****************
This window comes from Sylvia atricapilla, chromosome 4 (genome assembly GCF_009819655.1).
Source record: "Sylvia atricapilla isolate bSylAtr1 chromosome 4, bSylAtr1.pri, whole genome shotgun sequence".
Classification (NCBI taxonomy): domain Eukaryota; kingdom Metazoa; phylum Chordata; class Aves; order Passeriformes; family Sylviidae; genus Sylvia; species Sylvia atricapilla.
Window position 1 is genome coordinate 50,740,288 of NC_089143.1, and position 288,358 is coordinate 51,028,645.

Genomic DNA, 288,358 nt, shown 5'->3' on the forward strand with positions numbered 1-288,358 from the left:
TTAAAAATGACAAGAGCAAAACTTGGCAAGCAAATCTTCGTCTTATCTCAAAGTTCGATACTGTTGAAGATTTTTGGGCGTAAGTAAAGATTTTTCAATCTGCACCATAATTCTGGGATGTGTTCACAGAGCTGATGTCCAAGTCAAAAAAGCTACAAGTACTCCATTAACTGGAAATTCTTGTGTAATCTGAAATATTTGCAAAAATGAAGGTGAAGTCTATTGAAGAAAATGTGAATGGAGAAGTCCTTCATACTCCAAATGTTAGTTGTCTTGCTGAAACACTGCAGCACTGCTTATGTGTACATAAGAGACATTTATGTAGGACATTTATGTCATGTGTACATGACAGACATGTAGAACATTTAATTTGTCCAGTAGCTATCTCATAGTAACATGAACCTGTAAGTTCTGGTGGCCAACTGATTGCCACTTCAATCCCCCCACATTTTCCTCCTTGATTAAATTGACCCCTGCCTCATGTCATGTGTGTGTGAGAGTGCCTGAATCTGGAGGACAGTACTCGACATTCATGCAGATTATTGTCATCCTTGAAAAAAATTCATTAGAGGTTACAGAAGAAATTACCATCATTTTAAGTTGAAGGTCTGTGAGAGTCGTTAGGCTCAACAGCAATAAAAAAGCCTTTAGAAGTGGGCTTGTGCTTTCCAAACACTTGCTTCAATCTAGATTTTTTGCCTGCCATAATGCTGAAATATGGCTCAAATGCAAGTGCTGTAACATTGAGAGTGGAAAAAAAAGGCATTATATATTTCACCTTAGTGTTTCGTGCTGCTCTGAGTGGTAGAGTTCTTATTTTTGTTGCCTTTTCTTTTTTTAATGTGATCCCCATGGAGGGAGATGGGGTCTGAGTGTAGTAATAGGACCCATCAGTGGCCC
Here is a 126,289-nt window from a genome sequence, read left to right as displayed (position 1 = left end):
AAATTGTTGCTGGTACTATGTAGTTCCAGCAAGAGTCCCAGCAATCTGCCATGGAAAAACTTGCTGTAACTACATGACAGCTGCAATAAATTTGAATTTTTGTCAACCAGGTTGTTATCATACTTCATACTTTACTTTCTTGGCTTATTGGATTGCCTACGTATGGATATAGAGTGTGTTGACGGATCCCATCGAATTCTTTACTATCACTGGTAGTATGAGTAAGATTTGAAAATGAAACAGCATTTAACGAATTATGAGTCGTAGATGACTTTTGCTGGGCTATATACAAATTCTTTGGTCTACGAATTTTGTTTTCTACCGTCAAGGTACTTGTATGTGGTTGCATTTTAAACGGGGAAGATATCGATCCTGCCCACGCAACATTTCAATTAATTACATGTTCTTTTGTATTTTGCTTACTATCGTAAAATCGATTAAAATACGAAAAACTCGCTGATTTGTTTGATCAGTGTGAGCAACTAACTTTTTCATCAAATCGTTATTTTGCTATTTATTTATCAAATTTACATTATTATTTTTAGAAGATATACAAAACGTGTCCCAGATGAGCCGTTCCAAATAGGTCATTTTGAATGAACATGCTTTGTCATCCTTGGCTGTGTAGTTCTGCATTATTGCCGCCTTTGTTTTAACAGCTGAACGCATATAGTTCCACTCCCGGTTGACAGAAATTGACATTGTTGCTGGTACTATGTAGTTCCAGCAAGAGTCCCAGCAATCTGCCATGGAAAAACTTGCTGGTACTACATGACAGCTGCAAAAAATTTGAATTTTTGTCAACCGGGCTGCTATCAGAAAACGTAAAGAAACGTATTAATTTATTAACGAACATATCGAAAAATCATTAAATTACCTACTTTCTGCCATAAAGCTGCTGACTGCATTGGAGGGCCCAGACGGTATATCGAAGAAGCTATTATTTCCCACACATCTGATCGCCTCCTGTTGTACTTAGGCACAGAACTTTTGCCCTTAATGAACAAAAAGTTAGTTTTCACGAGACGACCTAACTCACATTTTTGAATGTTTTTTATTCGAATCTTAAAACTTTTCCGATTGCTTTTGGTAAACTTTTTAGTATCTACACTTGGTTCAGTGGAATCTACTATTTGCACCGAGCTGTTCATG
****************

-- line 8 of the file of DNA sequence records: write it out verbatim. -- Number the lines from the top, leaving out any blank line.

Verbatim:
AAATTGTTGCTGGTACTATGTAGTTCCAGCAAGAGTCCCAGCAATCTGCCATGGAAAAACTTGCTGTAACTACATGACAGCTGCAATAAATTTGAATTTTTGTCAACCAGGTTGTTATCATACTTCATACTTTACTTTCTTGGCTTATTGGATTGCCTACGTATGGATATAGAGTGTGTTGACGGATCCCATCGAATTCTTTACTATCACTGGTAGTATGAGTAAGATTTGAAAATGAAACAGCATTTAACGAATTATGAGTCGTAGATGACTTTTGCTGGGCTATATACAAATTCTTTGGTCTACGAATTTTGTTTTCTACCGTCAAGGTACTTGTATGTGGTTGCATTTTAAACGGGGAAGATATCGATCCTGCCCACGCAACATTTCAATTAATTACATGTTCTTTTGTATTTTGCTTACTATCGTAAAATCGATTAAAATACGAAAAACTCGCTGATTTGTTTGATCAGTGTGAGCAACTAACTTTTTCATCAAATCGTTATTTTGCTATTTATTTATCAAATTTACATTATTATTTTTAGAAGATATACAAAACGTGTCCCAGATGAGCCGTTCCAAATAGGTCATTTTGAATGAACATGCTTTGTCATCCTTGGCTGTGTAGTTCTGCATTATTGCCGCCTTTGTTTTAACAGCTGAACGCATATAGTTCCACTCCCGGTTGACAGAAATTGACATTGTTGCTGGTACTATGTAGTTCCAGCAAGAGTCCCAGCAATCTGCCATGGAAAAACTTGCTGGTACTACATGACAGCTGCAAAAAATTTGAATTTTTGTCAACCGGGCTGCTATCAGAAAACGTAAAGAAACGTATTAATTTATTAACGAACATATCGAAAAATCATTAAATTACCTACTTTCTGCCATAAAGCTGCTGACTGCATTGGAGGGCCCAGACGGTATATCGAAGAAGCTATTATTTCCCACACATCTGATCGCCTCCTGTTGTACTTAGGCACAGAACTTTTGCCCTTAATGAACAAAAAGTTAGTTTTCACGAGACGACCTAACTCACATTTTTGAATGTTTTTTATTCGAATCTTAAAACTTTTCCGATTGCTTTTGGTAAACTTTTTAGTATCTACACTTGGTTCAGTGGAATCTACTATTTGCACCGAGCTGTTCATG